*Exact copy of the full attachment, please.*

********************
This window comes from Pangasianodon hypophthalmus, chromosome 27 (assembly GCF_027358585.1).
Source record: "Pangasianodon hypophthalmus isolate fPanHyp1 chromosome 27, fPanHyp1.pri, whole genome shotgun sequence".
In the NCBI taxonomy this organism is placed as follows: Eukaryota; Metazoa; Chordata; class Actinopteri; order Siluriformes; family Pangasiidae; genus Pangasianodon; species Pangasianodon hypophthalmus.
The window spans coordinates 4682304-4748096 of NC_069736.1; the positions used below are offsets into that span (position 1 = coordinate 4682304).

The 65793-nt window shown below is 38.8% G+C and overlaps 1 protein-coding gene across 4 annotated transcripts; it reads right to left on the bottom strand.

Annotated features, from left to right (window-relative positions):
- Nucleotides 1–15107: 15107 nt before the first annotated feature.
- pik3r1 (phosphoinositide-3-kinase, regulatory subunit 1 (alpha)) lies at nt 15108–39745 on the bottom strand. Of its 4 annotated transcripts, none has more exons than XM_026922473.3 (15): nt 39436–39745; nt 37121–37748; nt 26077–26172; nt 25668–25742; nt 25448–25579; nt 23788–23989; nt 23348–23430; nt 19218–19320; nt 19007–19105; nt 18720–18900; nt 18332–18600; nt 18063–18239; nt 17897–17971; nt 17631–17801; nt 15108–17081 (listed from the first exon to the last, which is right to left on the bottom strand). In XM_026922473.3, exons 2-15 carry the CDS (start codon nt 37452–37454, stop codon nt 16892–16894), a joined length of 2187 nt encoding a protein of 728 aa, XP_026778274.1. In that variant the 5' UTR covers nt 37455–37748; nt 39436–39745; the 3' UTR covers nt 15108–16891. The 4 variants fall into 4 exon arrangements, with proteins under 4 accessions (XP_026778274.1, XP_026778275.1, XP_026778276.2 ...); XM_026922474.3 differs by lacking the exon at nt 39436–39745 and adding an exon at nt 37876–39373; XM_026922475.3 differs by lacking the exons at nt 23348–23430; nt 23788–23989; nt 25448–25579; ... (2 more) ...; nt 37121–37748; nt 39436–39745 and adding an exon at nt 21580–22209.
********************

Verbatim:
This window comes from Pangasianodon hypophthalmus, chromosome 27 (assembly GCF_027358585.1).
Source record: "Pangasianodon hypophthalmus isolate fPanHyp1 chromosome 27, fPanHyp1.pri, whole genome shotgun sequence".
In the NCBI taxonomy this organism is placed as follows: Eukaryota; Metazoa; Chordata; class Actinopteri; order Siluriformes; family Pangasiidae; genus Pangasianodon; species Pangasianodon hypophthalmus.
The window spans coordinates 4682304-4748096 of NC_069736.1; the positions used below are offsets into that span (position 1 = coordinate 4682304).

The 65793-nt window shown below is 38.8% G+C and overlaps 1 protein-coding gene across 4 annotated transcripts; it reads right to left on the bottom strand.

Annotated features, from left to right (window-relative positions):
- Nucleotides 1–15107: 15107 nt before the first annotated feature.
- pik3r1 (phosphoinositide-3-kinase, regulatory subunit 1 (alpha)) lies at nt 15108–39745 on the bottom strand. Of its 4 annotated transcripts, none has more exons than XM_026922473.3 (15): nt 39436–39745; nt 37121–37748; nt 26077–26172; nt 25668–25742; nt 25448–25579; nt 23788–23989; nt 23348–23430; nt 19218–19320; nt 19007–19105; nt 18720–18900; nt 18332–18600; nt 18063–18239; nt 17897–17971; nt 17631–17801; nt 15108–17081 (listed from the first exon to the last, which is right to left on the bottom strand). In XM_026922473.3, exons 2-15 carry the CDS (start codon nt 37452–37454, stop codon nt 16892–16894), a joined length of 2187 nt encoding a protein of 728 aa, XP_026778274.1. In that variant the 5' UTR covers nt 37455–37748; nt 39436–39745; the 3' UTR covers nt 15108–16891. The 4 variants fall into 4 exon arrangements, with proteins under 4 accessions (XP_026778274.1, XP_026778275.1, XP_026778276.2 ...); XM_026922474.3 differs by lacking the exon at nt 39436–39745 and adding an exon at nt 37876–39373; XM_026922475.3 differs by lacking the exons at nt 23348–23430; nt 23788–23989; nt 25448–25579; ... (2 more) ...; nt 37121–37748; nt 39436–39745 and adding an exon at nt 21580–22209.